A Provençal love story in the classic French manner
But for its color cinematography and the presence of director/screenwriter/star Daniel Auteuil, who was born in 1950, you would swear that The Well-Digger's Daughter was a 1940 film. For lovers of classical French cinema, and I am one, this earthy throwback is a whiff of lavender borne by the bracing winds of the mistral.
It is, in fact, a remake of Marcel Pagnol's 1940 movie, based on his own screenplay, about Patricia (Astrid Bergès-Frisbey), the angelic eldest daughter of a Provençal laborer at the beginning of World War II. She is smitten with Jacques (Nicolas Duvauchelle), an aviator and son of a prosperous shopkeeper, and he with her. They share stolen kisses, and a little more, before he is recalled to his unit. As is often the case in Pagnol narratives that celebrate the fertility of loamy soil, and loins, Jacques leaves a memento.
With his typewriter and movie camera, Pagnol did for turn-of-20th-century Provence what Dickens did for Victorian England.
The French writer/director/memoirist distilled personality types that were both local and universal while observing the class friction that at its best yielded pearls of sympathy.
Daughter is not the best of Pagnol's Provence pastorals. (My favorites are his 1930s films Fanny, Marius, and César; yours, perhaps, are Jean de Florette and Manon of the Spring, which introduced Auteuil to international audiences.) But Daughter is a light-dappled pleasure that provides the grizzled Auteuil with a meaty role as Amoretti, Patricia's comically indignant father. Moreover, this, Auteuil's directorial debut, permits him a feature-length rehearsal for his versions of Pagnol's Marseille Trilogy, Fanny, Marius, and César, currently in production.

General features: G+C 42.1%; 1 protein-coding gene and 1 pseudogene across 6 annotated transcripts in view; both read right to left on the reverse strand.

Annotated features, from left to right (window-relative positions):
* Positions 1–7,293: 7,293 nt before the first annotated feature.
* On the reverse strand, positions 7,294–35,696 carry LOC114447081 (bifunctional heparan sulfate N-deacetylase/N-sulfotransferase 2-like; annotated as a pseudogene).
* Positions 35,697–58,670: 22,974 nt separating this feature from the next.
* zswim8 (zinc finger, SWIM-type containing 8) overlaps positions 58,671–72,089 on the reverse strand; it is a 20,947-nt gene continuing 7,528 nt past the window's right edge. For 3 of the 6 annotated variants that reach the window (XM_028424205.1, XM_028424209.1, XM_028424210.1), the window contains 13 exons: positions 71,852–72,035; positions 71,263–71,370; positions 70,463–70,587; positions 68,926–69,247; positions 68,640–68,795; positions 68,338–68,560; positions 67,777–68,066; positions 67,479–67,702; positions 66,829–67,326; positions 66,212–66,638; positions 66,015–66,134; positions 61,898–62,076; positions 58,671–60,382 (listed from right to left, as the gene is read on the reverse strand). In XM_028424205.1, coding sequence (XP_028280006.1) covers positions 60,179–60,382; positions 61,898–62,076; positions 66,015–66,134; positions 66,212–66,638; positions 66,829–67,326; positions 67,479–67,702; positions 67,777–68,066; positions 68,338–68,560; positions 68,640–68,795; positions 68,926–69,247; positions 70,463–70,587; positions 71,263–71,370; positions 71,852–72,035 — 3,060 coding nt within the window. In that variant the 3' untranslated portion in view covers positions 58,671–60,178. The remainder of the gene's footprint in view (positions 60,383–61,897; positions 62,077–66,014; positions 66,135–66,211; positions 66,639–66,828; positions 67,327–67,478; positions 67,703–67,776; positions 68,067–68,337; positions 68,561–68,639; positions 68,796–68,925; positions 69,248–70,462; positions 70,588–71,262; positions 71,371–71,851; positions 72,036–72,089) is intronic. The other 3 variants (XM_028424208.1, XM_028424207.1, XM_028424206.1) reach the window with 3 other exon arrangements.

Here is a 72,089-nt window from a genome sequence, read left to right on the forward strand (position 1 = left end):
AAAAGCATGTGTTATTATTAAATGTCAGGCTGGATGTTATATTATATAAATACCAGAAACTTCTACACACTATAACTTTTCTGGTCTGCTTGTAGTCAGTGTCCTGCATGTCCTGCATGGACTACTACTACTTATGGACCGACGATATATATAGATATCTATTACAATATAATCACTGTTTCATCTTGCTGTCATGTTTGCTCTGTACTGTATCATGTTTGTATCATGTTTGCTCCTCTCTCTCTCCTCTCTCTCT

Admittedly, the visual pleasures of Daughter are more of the pictorial than cinematographic kind. Bergès-Frisbey and Duvauchelle boast the planar faces and honey-colored glow that rival that of the Provençal landscape. Auteuil and Kad Merad (as Félipe, Amoretti's assistant) furnish the salt of this earth as rustics struggling to maintain honor in a dishonorable world. (In one of Pagnol's stories, a character observes that honor is like a match: It can be used only once.)
While Auteuil the director gives Auteuil the actor two too many honor-defending soliloquies, I forgave the rookie filmmaker and mentally took the hambone out of the actor's soup.
Daughter may be minor Pagnol but it has the major virtues of well-constructed story and satisfying denouement. Pagnol believed that "the reason people find it so hard to be happy is that they always see the past better than it was, the present worse than it is, and the future less resolved than it will be." As a storyteller he created characters who learn that it's easy to be happy if they enjoy the present and take a que sera, sera to tomorrow. Which is why Pagnol is a self-replenishing source.